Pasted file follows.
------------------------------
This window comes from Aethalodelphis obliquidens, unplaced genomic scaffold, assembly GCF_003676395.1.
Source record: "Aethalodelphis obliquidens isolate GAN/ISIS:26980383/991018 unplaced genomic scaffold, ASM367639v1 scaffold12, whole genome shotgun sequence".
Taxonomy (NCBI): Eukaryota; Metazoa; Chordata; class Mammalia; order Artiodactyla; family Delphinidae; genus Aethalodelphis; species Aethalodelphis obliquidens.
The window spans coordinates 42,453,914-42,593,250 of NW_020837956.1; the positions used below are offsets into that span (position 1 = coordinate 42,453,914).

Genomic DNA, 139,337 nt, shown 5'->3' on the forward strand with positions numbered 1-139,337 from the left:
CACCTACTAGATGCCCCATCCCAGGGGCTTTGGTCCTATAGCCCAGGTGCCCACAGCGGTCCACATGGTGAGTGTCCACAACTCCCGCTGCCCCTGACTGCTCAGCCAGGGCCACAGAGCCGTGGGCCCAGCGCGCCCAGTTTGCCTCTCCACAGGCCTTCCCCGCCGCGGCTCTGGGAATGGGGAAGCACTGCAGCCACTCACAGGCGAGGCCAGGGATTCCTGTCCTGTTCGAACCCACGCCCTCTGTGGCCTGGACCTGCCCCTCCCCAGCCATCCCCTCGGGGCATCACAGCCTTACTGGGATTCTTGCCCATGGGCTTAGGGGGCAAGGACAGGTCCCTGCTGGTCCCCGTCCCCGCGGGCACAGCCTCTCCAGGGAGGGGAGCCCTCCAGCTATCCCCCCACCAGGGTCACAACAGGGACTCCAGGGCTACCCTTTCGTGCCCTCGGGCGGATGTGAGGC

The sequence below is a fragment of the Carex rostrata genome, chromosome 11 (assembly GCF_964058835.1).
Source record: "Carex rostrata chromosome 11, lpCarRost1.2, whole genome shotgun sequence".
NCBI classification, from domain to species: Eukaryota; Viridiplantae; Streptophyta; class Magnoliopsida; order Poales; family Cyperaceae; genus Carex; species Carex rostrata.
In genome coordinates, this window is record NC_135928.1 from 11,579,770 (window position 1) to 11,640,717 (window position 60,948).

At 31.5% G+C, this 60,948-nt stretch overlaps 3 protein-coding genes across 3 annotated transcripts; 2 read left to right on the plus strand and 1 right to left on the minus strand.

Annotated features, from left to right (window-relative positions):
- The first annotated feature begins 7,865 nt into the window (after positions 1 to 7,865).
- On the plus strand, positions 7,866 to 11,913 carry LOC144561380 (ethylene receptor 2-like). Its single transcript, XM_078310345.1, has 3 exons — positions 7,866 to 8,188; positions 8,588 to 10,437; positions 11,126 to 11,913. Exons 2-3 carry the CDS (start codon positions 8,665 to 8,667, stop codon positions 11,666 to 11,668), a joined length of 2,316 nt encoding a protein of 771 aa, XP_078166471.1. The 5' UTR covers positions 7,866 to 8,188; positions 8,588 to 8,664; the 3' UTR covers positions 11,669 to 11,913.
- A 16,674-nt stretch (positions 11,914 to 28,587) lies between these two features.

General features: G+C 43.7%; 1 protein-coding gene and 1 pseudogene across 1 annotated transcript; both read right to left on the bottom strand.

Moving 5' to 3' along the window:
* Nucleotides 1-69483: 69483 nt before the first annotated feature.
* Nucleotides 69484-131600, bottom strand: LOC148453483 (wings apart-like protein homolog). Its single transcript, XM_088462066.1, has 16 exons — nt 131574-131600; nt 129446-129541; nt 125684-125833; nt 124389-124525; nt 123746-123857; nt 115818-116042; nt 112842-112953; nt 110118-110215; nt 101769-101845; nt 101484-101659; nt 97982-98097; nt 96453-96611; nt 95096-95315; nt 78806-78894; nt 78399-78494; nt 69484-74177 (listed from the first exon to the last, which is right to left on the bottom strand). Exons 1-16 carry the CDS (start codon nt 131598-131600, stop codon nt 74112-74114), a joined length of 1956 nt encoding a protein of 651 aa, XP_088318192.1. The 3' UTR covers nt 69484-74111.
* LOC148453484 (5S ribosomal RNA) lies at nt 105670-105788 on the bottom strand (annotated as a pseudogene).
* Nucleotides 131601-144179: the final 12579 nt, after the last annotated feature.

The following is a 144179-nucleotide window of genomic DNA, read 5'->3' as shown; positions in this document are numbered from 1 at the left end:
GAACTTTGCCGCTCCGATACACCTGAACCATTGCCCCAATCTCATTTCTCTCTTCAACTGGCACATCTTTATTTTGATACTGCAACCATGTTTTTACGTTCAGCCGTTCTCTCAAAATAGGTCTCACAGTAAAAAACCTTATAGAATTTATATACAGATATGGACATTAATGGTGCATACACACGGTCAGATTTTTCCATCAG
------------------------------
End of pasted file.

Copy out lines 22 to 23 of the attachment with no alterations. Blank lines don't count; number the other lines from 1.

The following is a 144179-nucleotide window of genomic DNA, read 5'->3' as shown; positions in this document are numbered from 1 at the left end:
GAACTTTGCCGCTCCGATACACCTGAACCATTGCCCCAATCTCATTTCTCTCTTCAACTGGCACATCTTTATTTTGATACTGCAACCATGTTTTTACGTTCAGCCGTTCTCTCAAAATAGGTCTCACAGTAAAAAACCTTATAGAATTTATATACAGATATGGACATTAATGGTGCATACACACGGTCAGATTTTTCCATCAG